Make no mistake about it. Former Nixon speechwriter and longtime New York Times columnist William Safire was a wingnut, albeit one with a magnificent ear for language. But as I reflect on Safire's career following his death on Sunday, his form of wingnuttery seems more like a precocity to occasionally write outlandish things in the face of little or no evidence compared to his peers today on the lunatic fringe who fulminate and flail from the deep end of the pool but can't swim.
In his final years on the op-ed page, Safire clung tenaciously to the notion that there were links between Saddam Hussein and Al Qaeda. The only evidence for that was an alleged meeting between Mohammed Atta (above), leader of the 9/11 hijackers, and Saddam's espionage chief in Prague, but that was more than enough for Safire to declare that an invasion of Iraq was just and overdue -- overdue because it didn't get underway until March 2003 after Safire had recycled the Atta story no fewer than eight times as he relentlessly banged his war drum.
Although the evidence that there was no link between the strongman and the terrorist group was overwhelming and even George Bush was to back away from the claim, Safire never acknowledged that he was wrong in the years before he was put out to pasture as an op-ed columnist in 2005.
I guess that's pretty tame stuff compared to today's wackos, including members of the Obama Birther School, which holds that the president is not an American citizen, was brainwashed at a Muslim madrassa, has secretly opened reeducation camps, is going to confiscate privately-owned guns, would convene death panels if his health-care reform plan passes, and so on and so forth.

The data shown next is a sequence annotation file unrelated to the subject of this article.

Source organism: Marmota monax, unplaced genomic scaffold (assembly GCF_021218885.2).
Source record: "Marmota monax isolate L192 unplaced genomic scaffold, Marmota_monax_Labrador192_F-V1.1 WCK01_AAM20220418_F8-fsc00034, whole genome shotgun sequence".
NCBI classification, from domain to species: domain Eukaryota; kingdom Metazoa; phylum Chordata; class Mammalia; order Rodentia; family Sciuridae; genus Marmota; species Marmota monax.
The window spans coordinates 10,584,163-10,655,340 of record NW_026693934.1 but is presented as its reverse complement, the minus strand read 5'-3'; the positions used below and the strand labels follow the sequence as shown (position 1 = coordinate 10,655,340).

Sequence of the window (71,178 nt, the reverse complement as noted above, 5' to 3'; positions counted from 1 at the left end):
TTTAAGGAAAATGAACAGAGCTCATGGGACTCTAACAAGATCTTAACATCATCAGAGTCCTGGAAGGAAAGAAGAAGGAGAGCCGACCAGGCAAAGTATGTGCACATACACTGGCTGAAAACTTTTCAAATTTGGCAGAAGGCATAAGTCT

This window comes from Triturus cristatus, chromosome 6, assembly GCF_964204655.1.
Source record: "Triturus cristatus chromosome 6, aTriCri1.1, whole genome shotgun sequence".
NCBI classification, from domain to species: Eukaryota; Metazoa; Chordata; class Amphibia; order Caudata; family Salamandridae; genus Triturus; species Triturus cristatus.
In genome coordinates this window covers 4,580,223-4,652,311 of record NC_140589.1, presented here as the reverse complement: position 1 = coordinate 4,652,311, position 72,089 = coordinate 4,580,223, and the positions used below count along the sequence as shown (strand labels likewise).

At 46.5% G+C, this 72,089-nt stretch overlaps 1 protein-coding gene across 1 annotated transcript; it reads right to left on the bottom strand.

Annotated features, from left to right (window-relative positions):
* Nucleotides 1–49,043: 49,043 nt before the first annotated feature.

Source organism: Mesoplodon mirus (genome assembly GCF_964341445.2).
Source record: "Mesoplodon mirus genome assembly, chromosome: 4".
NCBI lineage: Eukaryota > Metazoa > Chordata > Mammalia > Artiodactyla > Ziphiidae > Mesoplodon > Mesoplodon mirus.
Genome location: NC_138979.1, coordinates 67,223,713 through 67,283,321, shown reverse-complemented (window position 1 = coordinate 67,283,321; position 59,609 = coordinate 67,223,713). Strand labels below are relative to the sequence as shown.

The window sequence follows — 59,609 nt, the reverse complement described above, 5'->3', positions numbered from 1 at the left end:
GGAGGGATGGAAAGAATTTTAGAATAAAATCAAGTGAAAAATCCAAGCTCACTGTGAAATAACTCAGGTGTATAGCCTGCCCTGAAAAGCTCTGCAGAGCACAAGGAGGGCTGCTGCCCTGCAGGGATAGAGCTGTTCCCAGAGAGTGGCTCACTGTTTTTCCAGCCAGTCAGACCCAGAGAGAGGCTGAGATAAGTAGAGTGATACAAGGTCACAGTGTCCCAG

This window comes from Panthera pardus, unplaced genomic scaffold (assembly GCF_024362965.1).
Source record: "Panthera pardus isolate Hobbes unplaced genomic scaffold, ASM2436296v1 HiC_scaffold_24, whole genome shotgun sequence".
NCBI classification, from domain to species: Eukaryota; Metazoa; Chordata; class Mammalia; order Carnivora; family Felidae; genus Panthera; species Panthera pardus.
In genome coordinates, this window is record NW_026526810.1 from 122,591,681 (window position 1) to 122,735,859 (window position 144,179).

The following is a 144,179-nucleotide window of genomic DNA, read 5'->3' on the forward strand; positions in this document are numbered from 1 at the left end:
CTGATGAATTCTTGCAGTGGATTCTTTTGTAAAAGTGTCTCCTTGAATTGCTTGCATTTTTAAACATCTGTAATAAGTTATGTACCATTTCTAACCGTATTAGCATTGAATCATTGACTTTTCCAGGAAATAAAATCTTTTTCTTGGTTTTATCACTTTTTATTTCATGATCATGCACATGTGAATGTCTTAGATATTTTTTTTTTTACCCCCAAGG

There is one big difference between Safire and today's wackos: While he could be an apologist for the Bush administration, he was not a party man and was a ferocious defender of civil liberties. Wingnuts today, of course, embrace only the civil liberties they like such as being able to take an assault rifle to a town hall meeting and then shout down a speaker with whom they disagree because freedom of speech should only be for right-wing bloviators.
With the passing of someone of Safire's stature it is customary to say that he will be missed. While I do feel bad for his wife and children and his "On Language" columns on popular etymology in the New York Times Magazine were keepers, he dispensed an awful lot of bad advice that too many conservatives took to heart although he was right about never splitting infinitives.
Photograph by Pablo Martinez Monsivais/The Associated Press
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